Lawd-ah-mercy! It was time to circle the wagons and call in the troops.
Yeah! Team Bermeo came through like a champ. My friend, Betty L, came through with the translation after I did the editing. My Dad helped out a ton by reciting the poem in correct Castellano, which I recorded. My boy Jose, who had been in commerical advertising for the last eight years, gave me audition pointers and the man himself, Roger Bonair-Agard, agreed to coach me.
This is what life is all about… having family and watching them come to your aid with a Coke and a smile.
As if that wasn’t enough, I was featuring at Cornelia Street Cafe for Poetically Incorrect again. The normal group from MiGente showed up and then some as the place was packed but the real surprise was my louderARTS fam coming through.
Lynne, Sabrina, Rog, Marty & GinnaKarla were all in the house and the smile inside me was ridiculously bright.
(Big shout to the UPHA and head-hatah, Alexa, as she came through as well! Criollo skies, indeed!)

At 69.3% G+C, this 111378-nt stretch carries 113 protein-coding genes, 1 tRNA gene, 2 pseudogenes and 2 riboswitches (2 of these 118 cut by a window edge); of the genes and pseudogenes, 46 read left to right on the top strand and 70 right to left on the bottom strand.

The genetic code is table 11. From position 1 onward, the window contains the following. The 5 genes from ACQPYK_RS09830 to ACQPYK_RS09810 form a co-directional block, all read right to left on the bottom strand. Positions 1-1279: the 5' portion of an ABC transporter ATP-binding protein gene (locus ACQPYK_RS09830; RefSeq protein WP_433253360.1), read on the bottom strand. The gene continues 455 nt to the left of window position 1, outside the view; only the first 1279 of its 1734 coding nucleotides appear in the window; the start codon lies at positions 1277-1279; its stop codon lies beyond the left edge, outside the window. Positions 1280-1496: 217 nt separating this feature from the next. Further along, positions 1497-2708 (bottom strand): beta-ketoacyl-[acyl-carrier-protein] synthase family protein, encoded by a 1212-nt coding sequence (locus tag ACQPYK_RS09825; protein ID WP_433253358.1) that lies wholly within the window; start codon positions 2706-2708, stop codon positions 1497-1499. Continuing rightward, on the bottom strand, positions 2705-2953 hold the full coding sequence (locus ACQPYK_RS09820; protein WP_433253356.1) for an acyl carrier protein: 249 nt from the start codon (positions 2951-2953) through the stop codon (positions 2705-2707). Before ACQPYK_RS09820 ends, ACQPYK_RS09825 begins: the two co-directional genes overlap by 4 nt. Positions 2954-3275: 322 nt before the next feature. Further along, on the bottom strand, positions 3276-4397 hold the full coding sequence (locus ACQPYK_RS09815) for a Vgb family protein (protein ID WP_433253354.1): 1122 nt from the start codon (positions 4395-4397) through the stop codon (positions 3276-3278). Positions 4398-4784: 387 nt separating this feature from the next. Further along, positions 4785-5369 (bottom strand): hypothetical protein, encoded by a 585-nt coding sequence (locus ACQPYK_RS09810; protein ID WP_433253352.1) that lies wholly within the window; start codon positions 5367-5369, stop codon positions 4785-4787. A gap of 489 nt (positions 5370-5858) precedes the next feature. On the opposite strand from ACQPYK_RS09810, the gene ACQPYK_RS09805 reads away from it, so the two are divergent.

My set at Cornelia was a wonderful and totally fulfilling experience as I have resloved some of my issues about being ‘the guy who does all his poems in Spanish’ and went full blast into a set that had 5 out of six poems with Spanish in them. Hell, one was entirely in Spanish!
Moving on to the next day and my audition. It was everything I imagined. Brief and anti-climatic.
I knew it wasn’t going to be the movies…
Oscar: ‘…Puedes que te sea dificil entender.’
Director: “Oh my God! Some one hand this boy a contract! How much money do you need?”
D: “Money!!! How much do you need for the month?”
O: ‘Uhh, let’s say $2,000?’
D: “Quick! Write him a check for three!!! Now! We can’t let this talent escape!!!”
Nope, it went just like I thought it would…
Oscar: ‘…Puedes que te sea dificil entender.’
Director: “hhmm, yeah, thanks.”
So what do I have from the experience?
A 40 second pure Spanish poem that I have fully memorized, some Madison Ave experience and the assurance that when I need em, my friends are there.
Cross your fingers anyway, it couldn’t hurt.